Rome is one of the world's great cities, where glorious treasures and ruins of several magnificent civilizations are stage to a vibrant, modern capital. Drawing on its fertile history, the Eternal City embraces the present and the future. Romans busily zoom through the narrow streets attending to the details of modern life against a backdrop of classical antiquities, medieval buildings, Renaissance palaces, and baroque churches.
Sponsored by Trinity College, the program is nestled among villas and gardens atop the Aventine, one of the seven hills of Ancient Rome, overlooking the Tiber River on one side and the Circus Maximus on the other. The site is centrally located to Rome's major monuments, affording a wonderful integration of classwork with field study.
Fall semester: early September to mid-December. Spring semester: late January to mid-May.
Fields of Study
Italian language and literature, art history, history, religion, drawing, politics.
Candidates are required to complete at least two semesters of college-level Italian or the equivalent. Preference will be given to candidates who have completed college coursework with Italian content. 8.0 GPA required.
Number of Students
Approximately 4. Pomona students are part of a competitive national pool. Total program enrollment approximately 50 per semester.
All program participants are required to take a full-time course load of four course credits. Students are required to take an Italian language course. Students may not take an Italian language course on a P/NC basis. Students with advanced Italian may enroll in an Italian literature course instead of language. For the remainder of their program, students choose electives from the program curriculum. Trinity uses a course credit system, and students should plan a program that totals at least 4 course credits. Pomona will not award more than 4 Pomona credits for this program.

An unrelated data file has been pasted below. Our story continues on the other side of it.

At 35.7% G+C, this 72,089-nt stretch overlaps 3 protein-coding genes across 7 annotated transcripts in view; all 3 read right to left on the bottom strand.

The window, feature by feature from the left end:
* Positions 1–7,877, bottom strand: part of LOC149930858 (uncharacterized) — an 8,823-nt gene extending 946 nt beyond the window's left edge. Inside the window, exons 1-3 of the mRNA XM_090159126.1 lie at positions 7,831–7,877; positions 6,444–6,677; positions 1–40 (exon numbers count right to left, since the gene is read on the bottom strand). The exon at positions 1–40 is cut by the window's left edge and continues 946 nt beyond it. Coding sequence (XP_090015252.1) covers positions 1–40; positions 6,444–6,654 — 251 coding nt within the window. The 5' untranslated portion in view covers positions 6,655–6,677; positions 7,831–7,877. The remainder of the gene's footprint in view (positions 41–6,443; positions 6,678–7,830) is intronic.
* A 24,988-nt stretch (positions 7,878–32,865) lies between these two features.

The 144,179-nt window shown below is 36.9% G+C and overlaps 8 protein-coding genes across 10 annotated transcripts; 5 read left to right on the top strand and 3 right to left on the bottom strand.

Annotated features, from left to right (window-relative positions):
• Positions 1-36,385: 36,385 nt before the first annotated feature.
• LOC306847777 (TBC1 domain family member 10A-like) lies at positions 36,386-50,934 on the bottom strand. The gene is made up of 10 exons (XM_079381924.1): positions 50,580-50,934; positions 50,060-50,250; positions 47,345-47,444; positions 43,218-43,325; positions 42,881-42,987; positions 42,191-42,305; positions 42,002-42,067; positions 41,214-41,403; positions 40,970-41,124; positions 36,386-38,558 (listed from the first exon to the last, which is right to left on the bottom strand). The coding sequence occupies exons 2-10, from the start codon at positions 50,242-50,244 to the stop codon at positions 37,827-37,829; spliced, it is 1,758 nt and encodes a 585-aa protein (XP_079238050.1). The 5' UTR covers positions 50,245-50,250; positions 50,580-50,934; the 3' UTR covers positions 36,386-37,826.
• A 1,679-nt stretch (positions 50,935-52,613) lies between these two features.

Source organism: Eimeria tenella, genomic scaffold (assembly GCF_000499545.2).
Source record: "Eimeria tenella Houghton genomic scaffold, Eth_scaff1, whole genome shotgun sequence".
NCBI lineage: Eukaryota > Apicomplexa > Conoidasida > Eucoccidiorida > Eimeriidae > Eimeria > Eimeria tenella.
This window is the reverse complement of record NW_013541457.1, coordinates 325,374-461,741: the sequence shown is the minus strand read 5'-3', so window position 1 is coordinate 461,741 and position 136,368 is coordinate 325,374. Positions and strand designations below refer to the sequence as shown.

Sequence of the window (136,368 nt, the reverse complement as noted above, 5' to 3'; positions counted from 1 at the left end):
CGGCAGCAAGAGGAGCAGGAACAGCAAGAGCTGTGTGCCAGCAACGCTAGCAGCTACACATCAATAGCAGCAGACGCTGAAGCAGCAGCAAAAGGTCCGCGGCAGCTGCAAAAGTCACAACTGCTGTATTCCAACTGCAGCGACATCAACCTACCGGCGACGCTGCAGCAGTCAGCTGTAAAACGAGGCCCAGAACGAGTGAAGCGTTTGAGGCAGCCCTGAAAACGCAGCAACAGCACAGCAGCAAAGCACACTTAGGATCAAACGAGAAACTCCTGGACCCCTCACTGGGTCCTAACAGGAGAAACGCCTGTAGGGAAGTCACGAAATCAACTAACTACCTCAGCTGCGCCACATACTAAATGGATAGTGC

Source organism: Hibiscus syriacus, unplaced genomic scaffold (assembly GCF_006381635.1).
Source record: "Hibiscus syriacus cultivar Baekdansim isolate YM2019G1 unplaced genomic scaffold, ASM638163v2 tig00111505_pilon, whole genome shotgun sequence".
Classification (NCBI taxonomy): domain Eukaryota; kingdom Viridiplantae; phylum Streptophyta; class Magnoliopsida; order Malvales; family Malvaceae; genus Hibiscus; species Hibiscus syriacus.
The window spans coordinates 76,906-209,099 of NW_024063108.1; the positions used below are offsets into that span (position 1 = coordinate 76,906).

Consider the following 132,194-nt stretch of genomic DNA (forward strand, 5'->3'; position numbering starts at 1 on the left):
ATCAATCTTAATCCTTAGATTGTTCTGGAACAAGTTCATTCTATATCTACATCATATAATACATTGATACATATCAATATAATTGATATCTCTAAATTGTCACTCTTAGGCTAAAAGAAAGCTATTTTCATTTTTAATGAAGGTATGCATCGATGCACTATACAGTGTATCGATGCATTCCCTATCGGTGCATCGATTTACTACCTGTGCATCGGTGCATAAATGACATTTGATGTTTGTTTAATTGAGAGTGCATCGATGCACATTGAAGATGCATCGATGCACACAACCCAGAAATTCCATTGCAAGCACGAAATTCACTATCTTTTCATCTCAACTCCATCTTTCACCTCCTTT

All elective courses are taught in English by Italian and American faculty. All of the art history courses take weekly walking tours to museums, churches, historic buildings, etc. to supplement the classroom lectures. Internships are available and participating students must enroll in the program's Internship Seminar.
Students are housed in dormitory-style quarters in a renovated convent or a nearby dormitory. The convent is also the site of classroom instruction. All students eat together in a family-style dining room on campus.